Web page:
In late 1990, the Nutrition Labeling and Education Act (NLEA) was signed into law, which mandated that nutrition labels be placed on most food products and provided a nationally uniform food labeling regulatory system. It was also partly a response to the complex national and international systems for food manufacturing and merchandising, which prompted some form of national control. The food industry in fact was particularly concerned about national uniformity in food regulation, and stressed that nonuniformity had an adverse impact on costs. The NLEA provided a national framework, however, state regulation was not preempted, so long as it satisfied one of two conditions: (1) the state requirement provided an avenue for innovative regulatory approaches and testing prior to federal adoption, or (2) in the absence of federal leadership, a state finds it necessary to regulate in the name of consumer protection.
Nutrition labels have continued to evolve since the 1990s, and subsequent efforts to improve the system have included updating standards as the science improves, providing information in terms of percentages of daily values or recommended allowances, and perhaps most significantly, an increasing emphasis on understanding consumer behavior and improving consumer education.
ROLE OF CERTIFICATION STRATEGIES
The virtue of certification programs compared to direct government regulation is that nongovernmental organizations and major producers undertake the task of developing standards and communicating the benefits of buying certified products to purchasers. This is likely to result in a set of requirements based on best-producer practices or a tiered set of standards that should be easier to revise as the state of the art advances. The standards are enforced through supply chain relationships in broad markets, and are not subject to the geographic limitations of national standards.
Cashore and colleagues (2004) define certification schemes as implementing “nonstate market driven” standards characterized as “hard law” because the market provides compliance incentives even though participation in certification of products and services is voluntary. How exactly does this market work?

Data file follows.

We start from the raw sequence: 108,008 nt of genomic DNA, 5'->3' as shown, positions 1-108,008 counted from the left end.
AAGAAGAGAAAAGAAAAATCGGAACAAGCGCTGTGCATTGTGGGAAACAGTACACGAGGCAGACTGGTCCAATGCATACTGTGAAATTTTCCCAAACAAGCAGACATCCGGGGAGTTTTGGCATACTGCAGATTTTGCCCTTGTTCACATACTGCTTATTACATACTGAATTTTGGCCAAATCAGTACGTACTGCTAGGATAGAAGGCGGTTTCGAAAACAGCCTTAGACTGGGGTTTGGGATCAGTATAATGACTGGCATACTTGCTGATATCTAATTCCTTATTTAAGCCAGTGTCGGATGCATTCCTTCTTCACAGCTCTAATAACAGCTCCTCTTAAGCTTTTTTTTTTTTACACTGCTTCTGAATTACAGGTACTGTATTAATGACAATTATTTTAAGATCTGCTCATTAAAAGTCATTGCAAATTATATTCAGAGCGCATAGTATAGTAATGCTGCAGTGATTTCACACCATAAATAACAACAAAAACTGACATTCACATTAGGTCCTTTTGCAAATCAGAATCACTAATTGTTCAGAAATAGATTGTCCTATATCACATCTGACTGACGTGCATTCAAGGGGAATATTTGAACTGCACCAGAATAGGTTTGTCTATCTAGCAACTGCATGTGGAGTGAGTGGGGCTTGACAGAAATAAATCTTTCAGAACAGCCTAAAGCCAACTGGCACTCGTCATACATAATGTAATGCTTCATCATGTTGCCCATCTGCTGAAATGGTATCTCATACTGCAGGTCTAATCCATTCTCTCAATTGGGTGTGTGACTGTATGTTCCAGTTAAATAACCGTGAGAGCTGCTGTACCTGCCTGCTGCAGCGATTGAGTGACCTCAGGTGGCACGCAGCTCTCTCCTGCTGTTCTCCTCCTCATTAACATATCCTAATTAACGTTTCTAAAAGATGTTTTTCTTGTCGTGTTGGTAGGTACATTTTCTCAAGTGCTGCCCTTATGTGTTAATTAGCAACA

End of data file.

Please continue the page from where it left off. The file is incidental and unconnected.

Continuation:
There was extensive discussion at the workshop of the motivations for companies selling products or services to participate in certification programs. In some cases, participation is believed to have increased revenues (e.g., Chiquita and bananas, as one participant noted). But many significant systems, such as forestry and marine fish certification, do not offer an advantage in selling to the ultimate consumer likely to command a price premium. When the wood or fish product is not inherently better than wood or fish cut or caught in an unsustainable manner, the number of customers willing to pay more for sustainable production or services solely on ethical grounds is small.
The “market demand” in these systems has mainly been the pressure from nongovernmental organizations applied to large corporate producers and purchasers in the supply chain. These entities are businesses who sign on to certification programs and their environmental or social objectives to secure economic advantage but also to demonstrate corporate social responsibility, burnish their reputation or brand, and possibly get ahead of the regulatory curve. Some contend that businesses tend to support certification in areas where government regulations are most prescriptive and the certification rules are an incremental improvement over requirement practices (see Dimensions and Sectors Being Certified in this volume).
Since the commitment is voluntary and often is not rewarded by economic benefits or a clear competitive advantage, it is questionable whether the market forces are strong enough to classify many of the current programs as “hard law1.” If, however, the reputational benefits are perceived as
valuable, it may not be easy for a “volunteer” participant in a certification to discontinue participation. Some participants remarked that it would be useful to know the extent to which producers and purchasers believe they are able to end their participation. If in fact, most of them stay the course even where financial economic benefits are not forthcoming, there would seem to be some basis for considering these systems to be comparable to hard law.
Certification programs offer “salience, legitimacy, and credibility” through the choice of the environmental and social goals they want to achieve, the methods of involving stakeholders in setting goals and standards, the scientific and policy content of the standards, and the methods of verifying compliance. The quality and rigor of these goals and processes varies among programs. The test is whether the certification process is “able to relate otherwise unknown information to the consumers, in order to influence their purchasing decisions and create a market for the labeled products.” (See Labeling in Matus in this volume).
OTHER POINTS OF COMPARISON
Regulatory and certification systems are likely to differ in terms of clarity of goals and measures of effectiveness. Governmental goal setting and metrics are often weak, to be sure; but most binding regulations are based on legislation that defines at least broad goals. Implementing agencies are generally the source of whatever metrics and monitoring processes are adopted.
There was a high degree of agreement that defining goals and measures of success is often difficult for certification programs. Workshop participants noted that some data on market penetration of certified products like coffee or wood are available (Ellis and Keane, 2008). The larger problem is measuring the environmental or social benefits that are the target of these programs. It was noted that in the natural resource conservation area, measuring effectiveness is especially difficult; for example, fish potentially conserved by marine certification standards are hard to count. Many expressed the opinion that defining scientifically sound and persuasive measures of biodiversity protection was an important need for many certification programs.